Special primers are required to prepare the substrate for printing. These are matched to the printing inks and improve adhesion. A finishing lacquer protects the motif against stains and scratches.
The dynamic in the processes for developing coatings and stains is rapid and the creative opportunities are unlimited. The greatest challenge of all is to reconcile customer-specific wishes with general market requirements. Our innovations emerge from this interaction. Here are some of the current topics that are especially occupying both our R & D Department and the sector in general.
Digital printing technology has developed rapidly in recent years. Surfaces are now digitally printed in one pass in many areas, and at breathtaking speed. We can no longer imagine life without digital printing, be it for flooring, coatings in the timber industry or decorative elements made of glass. Even individual interior design pieces have become a reality thanks to digital printing: now your customer can print their holiday photo on the shower enclosure or depict their ideal dish on a kitchen front. Special primers are required to prepare the substrate for printing. They ensure reliable adhesion on the substrate that could be glass, HDF or plastic-based panels. These Hesse primers are optimally coordinated with the printing inks to enable surfaces to become an inspiring experience. A finishing lacquer is applied to protect the printed motif and reliably prevent scratches and stains. Trust the wide-ranging experience gained by Hesse when selecting your coating products for the digital printing process.
Greatest possible resistance, fast systems, high coating thicknesses. Ideal terrain for Hesse EBC coatings. Hesse EBC coatings are dried using so-called electron beam curing (EBC, German ESH Elektronenstrahlhärtung). This involves beaming electrons onto the applied coating, whereby unsaturated double bonds of the binder in the coating become cross-linked to create a resistant coating layer. This procedure is mainly used in foil coating, but also in coating wood and wood-based materials, e.g. on doors. It has the following advantages in comparison to traditional UV cured coatings:
The Hesse R & D Department develops EBC coatings (coatings for electron beam curing) using their own EBC equipment. This involves specifically adapting the formulation to your needs.
Hesse has already been involved with excimer technology for years. This form of UV radiation (172 nm) is used to produce extremely matt surfaces with maximum imperviousness. The Excimer radiation only cures the surface of the wet coating film, which results in folding of the surface. A conventional UV lamp or EBC is subsequently used to fully harden the coating layer. The micro-folding of the surface significantly refracts light, so the surface appears dull matt. Largely refraining from using conventional matting agents in the coating formulation makes these dull matt surfaces extremely resistant. In particular this prevents shiny areas on surfaces given daily use. Advantages of an excimer coating:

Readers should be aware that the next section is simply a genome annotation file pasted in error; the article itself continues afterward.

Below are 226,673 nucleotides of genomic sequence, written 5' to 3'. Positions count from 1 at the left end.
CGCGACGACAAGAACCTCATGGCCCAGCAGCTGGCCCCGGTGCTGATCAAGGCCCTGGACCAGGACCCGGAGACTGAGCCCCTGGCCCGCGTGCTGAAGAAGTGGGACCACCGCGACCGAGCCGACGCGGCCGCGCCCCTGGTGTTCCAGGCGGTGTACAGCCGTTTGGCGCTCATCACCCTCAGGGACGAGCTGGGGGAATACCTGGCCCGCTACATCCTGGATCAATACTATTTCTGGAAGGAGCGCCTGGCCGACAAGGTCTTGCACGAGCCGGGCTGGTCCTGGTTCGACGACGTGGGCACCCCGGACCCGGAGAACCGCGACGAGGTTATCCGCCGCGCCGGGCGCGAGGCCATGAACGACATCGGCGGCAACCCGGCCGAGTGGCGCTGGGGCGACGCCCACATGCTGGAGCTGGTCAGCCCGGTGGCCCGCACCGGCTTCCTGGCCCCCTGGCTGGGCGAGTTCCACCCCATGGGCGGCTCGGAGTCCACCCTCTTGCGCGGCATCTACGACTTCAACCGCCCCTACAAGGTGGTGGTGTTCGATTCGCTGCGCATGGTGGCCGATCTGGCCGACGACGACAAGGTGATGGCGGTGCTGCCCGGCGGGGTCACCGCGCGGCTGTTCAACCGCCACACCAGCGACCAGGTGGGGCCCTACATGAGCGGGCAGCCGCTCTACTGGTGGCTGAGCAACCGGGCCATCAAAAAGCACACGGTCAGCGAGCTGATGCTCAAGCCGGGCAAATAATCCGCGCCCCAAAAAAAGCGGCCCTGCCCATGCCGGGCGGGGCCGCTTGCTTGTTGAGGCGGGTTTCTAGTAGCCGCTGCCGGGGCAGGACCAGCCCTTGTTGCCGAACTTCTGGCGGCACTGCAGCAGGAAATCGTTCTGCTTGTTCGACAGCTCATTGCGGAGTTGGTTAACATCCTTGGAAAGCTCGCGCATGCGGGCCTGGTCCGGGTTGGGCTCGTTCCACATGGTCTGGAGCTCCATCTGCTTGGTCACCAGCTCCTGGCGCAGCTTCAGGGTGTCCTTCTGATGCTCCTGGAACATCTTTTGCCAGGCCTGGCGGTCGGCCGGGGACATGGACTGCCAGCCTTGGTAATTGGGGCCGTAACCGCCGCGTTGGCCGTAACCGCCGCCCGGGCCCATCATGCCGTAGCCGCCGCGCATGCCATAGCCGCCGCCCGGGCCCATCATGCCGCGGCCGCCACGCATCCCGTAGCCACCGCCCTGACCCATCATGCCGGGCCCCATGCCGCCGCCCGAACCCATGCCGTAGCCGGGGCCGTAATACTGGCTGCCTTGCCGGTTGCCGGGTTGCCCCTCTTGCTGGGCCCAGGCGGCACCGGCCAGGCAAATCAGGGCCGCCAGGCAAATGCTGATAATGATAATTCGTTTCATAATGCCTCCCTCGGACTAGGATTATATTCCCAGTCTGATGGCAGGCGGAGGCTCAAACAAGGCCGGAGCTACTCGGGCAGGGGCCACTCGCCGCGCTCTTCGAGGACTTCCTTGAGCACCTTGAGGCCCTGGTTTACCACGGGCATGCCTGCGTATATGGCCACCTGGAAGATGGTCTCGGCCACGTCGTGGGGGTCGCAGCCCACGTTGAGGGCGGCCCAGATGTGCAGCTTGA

Looking for a coating for your excimer application? Benefit from the experience accumulated at Hesse!
Energy-saving LED technologies are also used in our industry. For some years there have been UV curing systems for UV lacquers that rely on LED technology. Hesse Lignal even sells lacquers appropriate for this technology which enable complete energy-saving curing. Advantages of LED lacquer technology:
Digital lacquer embossing (DLE) can be used to achieve new methods of producing structured surfaces. This procedure was developed by machine builder Hymmen. How does it work? DLE involves pressing an ink into a wet lacquer film to displace the lacquer at this point. This creates a depression, which is fixed after curing. This imprinted pore corresponds to the pattern beneath and permits the look and feel of a decor to "merge". Several of our customers already use this procedure, naturally in combination with the innovative lacquers from Hesse.
The timber industry saw Calander Coating being invented to produce inexpensive coatings with superior quality. This procedure involves a plastic film being laid on the wet lacquer film. The lacquer film is subsequently cured using UV light that shines through the plastic film. Either a perfect high gloss surface or a matt, micro-structured surface is obtained after removing the plastic film depending on the plastic film’s characteristics. Since the radiation is inert, i.e. occurs in an oxygen-free environment, the finished surface meets the highest demands in terms of scratch resistance. Advantages:
Ralf Untiedt in Product Management will be pleased to answer any questions on these new technologies.